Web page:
You guys, It’s official: I am
insane training for a second marathon.
You could say my first marathon didn’t exactly go as planned. (You can read all the gory details here.) I THOUGHT I would cross the line fast enough to qualify for the Boston Marathon. Instead, I hit the wall at mile 15, shuffled along for the next 11.2 miles, crossed the line a (mere!) twenty minutes and three seconds shy of a BQ, wandered around out of my mind for several minutes, went into some degree of shock, and very nearly passed out in a Porta-John.
Who WOULDN’T want to do that again!?
I certainly didn’t plan to. Until a few conversations with some seasoned marathoning friends. When I described my experience, I expected them to say, “Oh yes, welcome to the marathon! We all feel that way every time! You have to really love running until you pass out in a pile of defecation if you want to be a marathoner.” To which I would’ve replied, “I’m not that kind of crazy.”
What they ACTUALLY said was, “Yikes. Marathons are definitely hard – but THAT’S not supposed to happen. Something was definitely off. With the right changes, you could race faster and finish stronger.”
Ah, there’s a better way to do this, you say? Well, hello there, hope. Nice to see you.
In this very early stage of training, I’ve already made a few key changes. A main shift is a greater emphasis on strengthening my core. I know, I know – why focus on CORE strength when I’m a RUNNER? Aren’t “core exercises” just for nice abs? Shouldn’t I focus more on LEG strength?
Sure. Naturally, my leg strength gets attention too. But when my hamstrings flare up, do you know what the real culprit probably is? I do, finally. It’s a weak core. How about when my low back starts screaming? Yep: weak core. And when I’ve run for miles and my legs are wiling to give more, but the rest of my body feels sluggish and heavy? You know it: weak core.
My core isn’t just about nice abs. Hardly. My core is what holds me UPRIGHT. When my core is weak, other parts of my body start to overcompensate in an attempt to hold me UPRIGHT. My low back. My hamstrings. Eventually, I’m shuffling along, still moving forward, going through the motions, but struggling just to stay upright. I STAND UP on my legs. But my core holds me UPRIGHT.
As is often the case, running reminds me of life, and in particular, my relationship with Jesus. When we walk with Jesus, it’s tempting to pay most attention to what’s visible, what’s obvious. So, like a runner who only builds leg strength, a Christian may give all her attention to what’s visible – to serving and volunteering and doing good stuff. Is it important to do those things? YES, OF COURSE. We aren’t just supposed to feel bad about the hurt in the world; we’re supposed to get up, go out, and DO SOMETHING TO MAKE IT BETTER.
(And a runner who doesn’t get up, go out, and RUN isn’t much of a runner, is she?)
BUT, there’s a CORE we can’t afford to ignore. Just like a strong core is crucial to running well, staying healthy, and holding myself upright, SO is the core of my relationship with Jesus. The core is the stuff others may not always see. The behind-the-scenes, deep-down-inside stuff. Like spending time in the Word, in prayer, and in worship. You might call these your spiritual core strengthening exercises.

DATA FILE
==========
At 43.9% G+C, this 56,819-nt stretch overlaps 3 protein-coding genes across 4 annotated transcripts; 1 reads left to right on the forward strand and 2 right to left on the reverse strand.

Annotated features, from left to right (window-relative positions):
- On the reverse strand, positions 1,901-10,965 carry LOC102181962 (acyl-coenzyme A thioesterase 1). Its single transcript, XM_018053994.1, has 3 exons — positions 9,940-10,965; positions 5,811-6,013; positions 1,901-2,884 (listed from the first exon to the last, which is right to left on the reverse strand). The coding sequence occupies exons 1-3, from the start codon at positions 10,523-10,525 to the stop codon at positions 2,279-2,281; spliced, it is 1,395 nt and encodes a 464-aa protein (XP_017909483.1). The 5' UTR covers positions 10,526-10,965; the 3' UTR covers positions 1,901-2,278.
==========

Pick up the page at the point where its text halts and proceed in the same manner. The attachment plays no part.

Therefore put on the full armor of God, so that when the day of evil comes, you may be able to stand your ground, and after you have done everything, to stand. (Ephesians 6:13)
I used to think this verse sounded redundant. “So that… you may be able to stand… and after you have done everything, to stand.”
To stand… and… to stand.
But it’s starting to make new sense to me. Just like my marathon experience: I finished (which is a victory in itself, yes), but I crashed and burned across the line. Rather than accept that as “just the way it is,” let’s reevaluate. Let’s not settle for “at least I finished.” Sure, SOME days, finishing at all is the best I can muster. But let’s not have “finish and then pass out” define the event… Something better is possible.
In the same way, if I can make it through most of the day, but by the end I’m crashing and burning into the finish (read: my husband gets home and I’m DONE, have HAD ENOUGH, am TAPPING OUT)… wouldn’t it be encouraging to know this doesn’t have to define my life? To know something better is possible? Sure, some days, finishing at all is the best I will eek out. But the verse says, “after you have done everything, to stand.” Not, “after you have done everything, to collapse into an exhausted, bitchy mess.”
Why is it such a struggle to remain upright through the finish of my day? Maybe, rather than relying on Jesus, I ACTUALLY tend to gut it out in my OWN strength (and then inevitably finish on empty). (And unfortunately, “empty” usually strikes about five minutes before Matt walks in.) (P.S. Jesus, help that man.)
I’ve held onto this post for a week, waiting for a great victory story about strengthening my core relationship with Jesus – how, after I had faced everything the day threw my way, I could STAND. But truthfully, that day didn’t happen. And I realized I may end up hanging onto this post forever. Yet, while it’s been defeating to crash and burn into the finish every day this week (month?), it’s still encouraging to know it isn’t meant to be that way. Something better is possible. That’s not condemnation. That’s HOPE.
We have access to core strength that allows us to stand firm in the battle – and after we have done everything, TO STAND.